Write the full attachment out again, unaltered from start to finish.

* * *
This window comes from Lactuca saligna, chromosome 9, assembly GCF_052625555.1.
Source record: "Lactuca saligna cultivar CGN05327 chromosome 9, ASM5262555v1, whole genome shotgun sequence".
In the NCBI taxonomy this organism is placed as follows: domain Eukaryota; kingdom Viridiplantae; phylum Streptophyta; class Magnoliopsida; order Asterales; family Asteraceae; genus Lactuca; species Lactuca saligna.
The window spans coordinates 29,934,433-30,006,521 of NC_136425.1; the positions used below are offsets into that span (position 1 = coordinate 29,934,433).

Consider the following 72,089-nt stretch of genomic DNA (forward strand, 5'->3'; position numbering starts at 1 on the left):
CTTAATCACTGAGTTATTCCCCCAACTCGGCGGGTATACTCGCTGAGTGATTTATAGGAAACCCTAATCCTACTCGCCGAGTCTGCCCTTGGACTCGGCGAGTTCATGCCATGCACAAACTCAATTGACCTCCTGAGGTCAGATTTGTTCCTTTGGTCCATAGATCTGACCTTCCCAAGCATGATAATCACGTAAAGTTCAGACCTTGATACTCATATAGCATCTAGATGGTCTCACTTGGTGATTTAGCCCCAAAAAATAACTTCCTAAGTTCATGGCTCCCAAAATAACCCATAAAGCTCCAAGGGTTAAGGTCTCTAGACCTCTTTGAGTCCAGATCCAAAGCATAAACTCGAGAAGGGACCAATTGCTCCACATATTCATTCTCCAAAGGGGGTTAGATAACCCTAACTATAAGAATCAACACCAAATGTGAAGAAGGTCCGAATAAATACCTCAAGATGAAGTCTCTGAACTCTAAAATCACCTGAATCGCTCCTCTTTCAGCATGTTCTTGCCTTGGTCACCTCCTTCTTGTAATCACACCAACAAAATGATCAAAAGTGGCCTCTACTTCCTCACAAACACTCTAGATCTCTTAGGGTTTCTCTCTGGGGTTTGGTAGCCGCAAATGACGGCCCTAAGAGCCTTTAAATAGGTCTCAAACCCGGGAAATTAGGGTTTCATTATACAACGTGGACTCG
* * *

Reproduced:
This window comes from Lactuca saligna, chromosome 9, assembly GCF_052625555.1.
Source record: "Lactuca saligna cultivar CGN05327 chromosome 9, ASM5262555v1, whole genome shotgun sequence".
In the NCBI taxonomy this organism is placed as follows: domain Eukaryota; kingdom Viridiplantae; phylum Streptophyta; class Magnoliopsida; order Asterales; family Asteraceae; genus Lactuca; species Lactuca saligna.
The window spans coordinates 29,934,433-30,006,521 of NC_136425.1; the positions used below are offsets into that span (position 1 = coordinate 29,934,433).

Consider the following 72,089-nt stretch of genomic DNA (forward strand, 5'->3'; position numbering starts at 1 on the left):
CTTAATCACTGAGTTATTCCCCCAACTCGGCGGGTATACTCGCTGAGTGATTTATAGGAAACCCTAATCCTACTCGCCGAGTCTGCCCTTGGACTCGGCGAGTTCATGCCATGCACAAACTCAATTGACCTCCTGAGGTCAGATTTGTTCCTTTGGTCCATAGATCTGACCTTCCCAAGCATGATAATCACGTAAAGTTCAGACCTTGATACTCATATAGCATCTAGATGGTCTCACTTGGTGATTTAGCCCCAAAAAATAACTTCCTAAGTTCATGGCTCCCAAAATAACCCATAAAGCTCCAAGGGTTAAGGTCTCTAGACCTCTTTGAGTCCAGATCCAAAGCATAAACTCGAGAAGGGACCAATTGCTCCACATATTCATTCTCCAAAGGGGGTTAGATAACCCTAACTATAAGAATCAACACCAAATGTGAAGAAGGTCCGAATAAATACCTCAAGATGAAGTCTCTGAACTCTAAAATCACCTGAATCGCTCCTCTTTCAGCATGTTCTTGCCTTGGTCACCTCCTTCTTGTAATCACACCAACAAAATGATCAAAAGTGGCCTCTACTTCCTCACAAACACTCTAGATCTCTTAGGGTTTCTCTCTGGGGTTTGGTAGCCGCAAATGACGGCCCTAAGAGCCTTTAAATAGGTCTCAAACCCGGGAAATTAGGGTTTCATTATACAACGTGGACTCG